We’ll learn two things about Bradford in 2015: (1) whether the 27-year-old’s once-promising career can ever get off the ground, and (2) whether Kelly can be convinced—truly convinced—that his system can function satisfactorily without a mobile quarterback. It’s this second item that has the rest of the NFL watching with bated breath. Kelly’s M.O. is the trendiest in football right now. His concepts are being copied more than anyone’s. If Bradford recognizes his full potential here, the copycatting will intensify. Maybe even to the degree of a league-wide revolution.
30. Jed York, CEO, San Francisco 49ers
It’s sort of a big year for the CEO of the San Francisco 49ers. For Super Bowl 50, the league chose the palatial and very green Levi’s Stadium, York’s progressive pride and joy in Santa Clara. The league is making quite a spectacle of it too. It’s Super Bowl 50. The owner of the Super Bowl host team is always a big newsmaker in that season, and the size of this year’s game makes that even more evident. The 35-year-old York could be on top of the world by the time of the Big Game, or he could be a punching bag for his rabid fan base. That’s because York made the biggest coaching move of the NFL off-season: He let Jim Harbaugh go and hired the inexperienced Jim Tomsula to replace him. By the end of Harbaugh’s rein, he and York were not getting along. At all. Harbaugh thought the front office (York or GM Trent Baalke, or both) were campaigning against him. York—though he has been careful to say nothing too critical of Harbaugh—obviously thought the coach was divisive and corrosive to a team-first organization. But over the next few years, York will be judged on the decision to shed Harbaugh and to hire Tomsula. This is why: For eight straight years before Harbaugh, the Niners didn’t have a winning season. In his first three regular seasons, he restored the glory of the franchise. San Francisco went 36-11-1 and reached the NFC title game three years in a row. The team went a ragged 8-8 last year. Speaking of coaches who divided organizations, Bill Walsh was pretty corrosive too. He lasted 10 years. He won three Super Bowls. Including playoffs he averaged 10.2 wins a year. Harbaugh lasted four years. He won no Super Bowls. Including playoffs he averaged 12.3 wins a year. York has been taking slings and arrows from Niner fans ticked off that Harbaugh is gone and the former defensive line coach, Tomsula, got the gem of a job. Fans don’t care that Harbaugh was increasingly difficult to get along with. They know that he, probably more than any single person, was responsible for taking the Niners from irrelevant to the Super Bowl. This is a very, very important year for the Niners—and not just for the coaches or the 53 players. The events York set in place will make him one of the year’s most-watched NFL people.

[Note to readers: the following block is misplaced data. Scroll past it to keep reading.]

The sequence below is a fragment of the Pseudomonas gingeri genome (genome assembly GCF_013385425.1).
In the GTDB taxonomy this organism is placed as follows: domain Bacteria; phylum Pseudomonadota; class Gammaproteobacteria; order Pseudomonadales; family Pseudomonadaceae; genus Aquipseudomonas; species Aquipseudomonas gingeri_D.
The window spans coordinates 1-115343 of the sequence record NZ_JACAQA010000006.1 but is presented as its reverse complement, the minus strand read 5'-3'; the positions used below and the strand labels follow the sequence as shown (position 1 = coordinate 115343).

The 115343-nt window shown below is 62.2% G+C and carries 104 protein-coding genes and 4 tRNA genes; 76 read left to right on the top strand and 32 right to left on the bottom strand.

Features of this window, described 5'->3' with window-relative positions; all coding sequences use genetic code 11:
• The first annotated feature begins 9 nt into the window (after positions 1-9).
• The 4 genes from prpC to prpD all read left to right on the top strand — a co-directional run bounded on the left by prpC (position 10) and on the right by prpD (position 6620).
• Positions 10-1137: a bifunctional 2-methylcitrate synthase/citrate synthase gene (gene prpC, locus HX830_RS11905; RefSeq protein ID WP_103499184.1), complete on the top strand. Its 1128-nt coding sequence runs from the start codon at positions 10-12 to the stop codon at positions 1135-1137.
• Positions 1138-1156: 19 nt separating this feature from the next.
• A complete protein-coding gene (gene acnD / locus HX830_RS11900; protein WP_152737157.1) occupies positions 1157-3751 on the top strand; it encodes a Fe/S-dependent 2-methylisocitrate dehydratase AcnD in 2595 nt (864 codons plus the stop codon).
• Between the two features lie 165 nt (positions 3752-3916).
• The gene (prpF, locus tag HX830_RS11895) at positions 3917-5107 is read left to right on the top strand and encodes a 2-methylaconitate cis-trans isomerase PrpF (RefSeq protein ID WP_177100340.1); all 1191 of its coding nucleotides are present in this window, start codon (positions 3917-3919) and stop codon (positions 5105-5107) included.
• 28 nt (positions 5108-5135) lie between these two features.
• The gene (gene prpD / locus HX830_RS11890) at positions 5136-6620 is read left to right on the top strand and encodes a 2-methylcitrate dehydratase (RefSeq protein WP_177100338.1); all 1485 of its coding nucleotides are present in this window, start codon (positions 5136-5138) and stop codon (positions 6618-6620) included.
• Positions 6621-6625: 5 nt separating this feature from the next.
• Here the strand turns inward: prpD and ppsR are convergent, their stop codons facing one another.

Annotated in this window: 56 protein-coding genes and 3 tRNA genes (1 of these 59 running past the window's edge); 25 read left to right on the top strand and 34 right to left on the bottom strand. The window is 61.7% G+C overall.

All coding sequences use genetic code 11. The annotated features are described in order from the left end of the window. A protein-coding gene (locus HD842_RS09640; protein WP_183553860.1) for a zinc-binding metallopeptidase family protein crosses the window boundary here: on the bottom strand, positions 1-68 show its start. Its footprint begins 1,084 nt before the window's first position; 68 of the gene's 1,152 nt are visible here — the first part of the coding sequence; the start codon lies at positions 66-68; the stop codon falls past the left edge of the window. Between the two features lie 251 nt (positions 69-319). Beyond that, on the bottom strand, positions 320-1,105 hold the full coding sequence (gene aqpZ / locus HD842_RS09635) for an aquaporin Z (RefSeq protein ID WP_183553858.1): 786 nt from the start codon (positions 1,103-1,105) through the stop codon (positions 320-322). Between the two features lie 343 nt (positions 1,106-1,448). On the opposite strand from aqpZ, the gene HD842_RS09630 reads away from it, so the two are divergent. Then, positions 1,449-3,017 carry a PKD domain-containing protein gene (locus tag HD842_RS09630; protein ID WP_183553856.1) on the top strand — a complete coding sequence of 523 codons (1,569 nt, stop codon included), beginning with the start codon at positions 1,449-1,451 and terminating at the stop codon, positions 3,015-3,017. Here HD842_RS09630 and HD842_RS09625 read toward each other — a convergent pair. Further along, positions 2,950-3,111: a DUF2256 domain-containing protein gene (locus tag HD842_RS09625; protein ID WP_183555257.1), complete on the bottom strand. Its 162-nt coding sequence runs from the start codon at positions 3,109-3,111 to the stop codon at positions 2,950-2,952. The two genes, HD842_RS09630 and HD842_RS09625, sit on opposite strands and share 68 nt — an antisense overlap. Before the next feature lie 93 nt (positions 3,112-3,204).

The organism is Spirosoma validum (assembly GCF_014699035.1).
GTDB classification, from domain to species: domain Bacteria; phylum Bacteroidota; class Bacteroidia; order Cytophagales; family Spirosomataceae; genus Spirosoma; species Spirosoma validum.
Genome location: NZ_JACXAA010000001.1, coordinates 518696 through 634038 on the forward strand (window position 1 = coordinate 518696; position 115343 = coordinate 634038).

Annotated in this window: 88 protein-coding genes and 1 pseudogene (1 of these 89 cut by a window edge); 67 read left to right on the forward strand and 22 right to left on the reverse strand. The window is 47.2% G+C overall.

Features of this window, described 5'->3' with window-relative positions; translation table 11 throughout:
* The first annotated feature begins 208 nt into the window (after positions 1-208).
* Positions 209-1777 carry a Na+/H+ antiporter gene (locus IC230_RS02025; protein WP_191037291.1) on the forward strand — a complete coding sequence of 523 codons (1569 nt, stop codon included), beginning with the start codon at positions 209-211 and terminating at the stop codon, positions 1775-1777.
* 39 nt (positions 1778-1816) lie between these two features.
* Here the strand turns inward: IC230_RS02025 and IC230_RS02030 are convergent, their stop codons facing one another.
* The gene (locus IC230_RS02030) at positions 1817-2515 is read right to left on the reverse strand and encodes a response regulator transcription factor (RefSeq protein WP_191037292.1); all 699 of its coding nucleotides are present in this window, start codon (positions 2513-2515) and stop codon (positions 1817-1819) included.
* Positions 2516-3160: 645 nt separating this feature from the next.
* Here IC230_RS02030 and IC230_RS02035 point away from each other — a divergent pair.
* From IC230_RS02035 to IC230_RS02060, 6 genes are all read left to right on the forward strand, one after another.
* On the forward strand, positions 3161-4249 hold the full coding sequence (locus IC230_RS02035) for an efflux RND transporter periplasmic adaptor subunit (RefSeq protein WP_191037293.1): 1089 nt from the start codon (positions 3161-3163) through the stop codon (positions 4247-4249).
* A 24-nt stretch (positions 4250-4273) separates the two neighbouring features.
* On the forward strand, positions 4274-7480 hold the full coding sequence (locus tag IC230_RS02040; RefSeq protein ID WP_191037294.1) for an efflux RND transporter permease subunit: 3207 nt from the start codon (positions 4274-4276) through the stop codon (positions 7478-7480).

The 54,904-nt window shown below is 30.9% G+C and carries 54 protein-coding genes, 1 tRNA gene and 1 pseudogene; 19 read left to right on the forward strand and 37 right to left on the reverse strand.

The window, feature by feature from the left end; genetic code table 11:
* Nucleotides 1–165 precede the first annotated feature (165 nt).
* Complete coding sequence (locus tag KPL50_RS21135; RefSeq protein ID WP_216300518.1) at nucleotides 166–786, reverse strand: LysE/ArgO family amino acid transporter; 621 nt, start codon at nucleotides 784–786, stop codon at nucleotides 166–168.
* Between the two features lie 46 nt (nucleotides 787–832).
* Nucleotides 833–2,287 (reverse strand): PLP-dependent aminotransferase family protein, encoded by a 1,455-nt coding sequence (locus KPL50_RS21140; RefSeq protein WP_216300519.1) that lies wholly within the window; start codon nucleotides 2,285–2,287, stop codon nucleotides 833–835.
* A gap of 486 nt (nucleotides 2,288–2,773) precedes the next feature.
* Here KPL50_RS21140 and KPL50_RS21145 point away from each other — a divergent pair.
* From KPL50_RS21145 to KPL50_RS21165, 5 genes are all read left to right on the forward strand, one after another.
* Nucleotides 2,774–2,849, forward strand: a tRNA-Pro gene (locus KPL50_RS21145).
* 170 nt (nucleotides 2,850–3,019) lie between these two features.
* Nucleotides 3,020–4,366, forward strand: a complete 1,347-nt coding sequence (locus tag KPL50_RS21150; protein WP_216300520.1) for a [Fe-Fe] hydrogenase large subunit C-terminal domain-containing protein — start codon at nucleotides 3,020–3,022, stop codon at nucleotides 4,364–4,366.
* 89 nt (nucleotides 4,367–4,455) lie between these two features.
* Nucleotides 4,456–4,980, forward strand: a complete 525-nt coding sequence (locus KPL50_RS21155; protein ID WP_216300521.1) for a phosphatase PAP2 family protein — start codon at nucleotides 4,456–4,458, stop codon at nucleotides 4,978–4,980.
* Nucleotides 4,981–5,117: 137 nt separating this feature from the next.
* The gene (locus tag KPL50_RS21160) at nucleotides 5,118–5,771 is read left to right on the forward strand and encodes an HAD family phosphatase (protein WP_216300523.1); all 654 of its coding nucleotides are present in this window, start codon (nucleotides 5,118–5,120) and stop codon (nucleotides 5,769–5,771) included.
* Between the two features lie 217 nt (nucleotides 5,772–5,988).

—Peter King (@SI_PeterKing)
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29. Eric Grubman, Executive Vice President, NFL
Following two decades of proposals, drama, rumors and disappointment, it appears the NFL is finalizing its Los Angeles reprise. The red carpet isn’t ready to be rolled out just yet, so keep an eye on the man overseeing final logistics: NFL executive Eric Grubman. While Stan Kroenke, Dean Spanos and Mark Davis each have clout, all three report to Grubman, a longtime Goldman Sachs investment banker who holds influence at the league office. Grubman, the NFL’s chief dealmaker also has his hand in widening revenue streams and the league’s presence overseas (London calling?). But 2015 is all about the City of Angels. Grubman has been working on the L.A. soap opera for years, and hopes to direct the happy ending sometime this season.
—Emily Kaplan (@EmilyMKaplan)
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28. Robert Griffin III, Quarterback, Washington
Look closely and you’ll see that Washington actually has a very good offense. One that could even be characterized as “loaded.” The addition of No. 5 overall pick Brandon Scherff and arrival of venerated O-line coach Bill Callahan turns an okay front five into a potentially dominant zone-blocking group. Alfred Morris is a smart zone runner, and the arrival of third-round rookie Matt Jones presents a much-welcomed alternate. Then there are the receiving weapons. Despite utter instability at quarterback last season, DeSean Jackson led the NFL with 13 receptions of 40-plus yards (the next highest total was Jordy Nelson’s eight). Pierre Garcon is an outstanding No. 2, capable of dominating at the intermediate levels, while tight end Jordan Reed, if healthy, has a legitimate chance to be what Aaron Hernandez would have become if he didn’t… well, you know. The only real question is at quarterback. Robert Griffin III is so badly lagging in his mechanics and understanding of defenses that the question isn’t how well Griffin will fare, but rather whether or not he’ll retain his starting job at all. If Griffin doesn’t keep the job this season, his once-promising career could be headed down the Tarvaris Jackson track, making coaches and GMs rethink the proposition of drafting a run-oriented quarterback.